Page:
The release of the new variants feature in Figma had been highly anticipated at OVO ever since its announcement at Config Europe in September of this year. This was something we had been trying to achieve within our system to maintain a clean and consistent library.

A brief history of (hack) variants within OVO Energy's design system

We had originally built the OVO Energy instance of our multi-brand platform design system by creating a separate library of mixins to host all of the component variants, which were then referenced within a single master component on the main library. This approach allowed designers to select that main component, go down a level and swap out the variant.

While this gave us a clean system, it also led to a bit of confusion, as it required the designer to enable both the mixins library as well as the main library, but they were then instructed to only pull components from the main library. This fast became quite complicated to manage and definitely wasn’t scalable for multi-brand, especially when it came to creating our second library.

Taking the learnings from this, when we started to scale up the system, the mixins file was depreciated and we consolidated everything that we could into a single file.

The Figma library as it stood

As a result of consolidating this file, we ended up with components that ranged from between 2-8 different variation states (with small and regular screens being the bare minimum). This meant there was a strong reliance on the description feature to know which component to use, and in which instance to use it, this caused friction in an otherwise seamless system, it also increased the risk of the wrong component being used.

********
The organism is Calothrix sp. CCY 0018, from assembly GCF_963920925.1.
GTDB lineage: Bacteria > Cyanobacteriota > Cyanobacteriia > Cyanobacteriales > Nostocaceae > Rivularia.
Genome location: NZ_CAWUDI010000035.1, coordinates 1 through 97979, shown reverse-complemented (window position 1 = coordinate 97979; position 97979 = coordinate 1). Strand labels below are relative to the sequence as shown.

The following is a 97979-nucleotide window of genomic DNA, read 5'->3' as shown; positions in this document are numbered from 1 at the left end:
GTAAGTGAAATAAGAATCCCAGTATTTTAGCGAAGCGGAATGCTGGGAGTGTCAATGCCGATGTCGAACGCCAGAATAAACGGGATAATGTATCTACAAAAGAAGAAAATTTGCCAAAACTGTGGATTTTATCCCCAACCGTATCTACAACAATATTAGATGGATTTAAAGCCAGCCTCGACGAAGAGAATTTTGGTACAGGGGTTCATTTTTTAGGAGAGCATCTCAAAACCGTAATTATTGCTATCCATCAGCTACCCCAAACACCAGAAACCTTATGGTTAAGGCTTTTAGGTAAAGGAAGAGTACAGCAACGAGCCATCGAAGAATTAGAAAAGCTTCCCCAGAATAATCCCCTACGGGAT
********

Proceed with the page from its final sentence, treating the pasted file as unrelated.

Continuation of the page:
Using a component

With Figma’s recent instance swap menu update, which moved away from a dropdown to an interactive embedded interface, it made even trickier to navigate between component variations to see what other variants existed. As a result, designers needed to go to our documentation site, or go to the main Figma file in order to know what was available.

How we implemented variants

Tl;dr it was super easy! We were already in a great position with this update thanks to our consistent naming convention. As a result, upgrading to variants was as easy as selecting all variants and clicking ‘combine as variants’, and then updating the state titles.

“Component name / Screen size / State”

The result

Less repetition, and clear individual components to choose from, reducing mistakes and variation swapping when selecting components.

Component usage

Screen sizes are now more obviously a default variant to every component, and complex components have become simplified and easier to use, designers also no longer need to rely on the description to find what they're looking for.

In conclusion

We now have a super clean, refined library of components that are easy to navigate and swap between. You can find out more about Figma variants on their website, and learn how to use them through this handy tutorial video.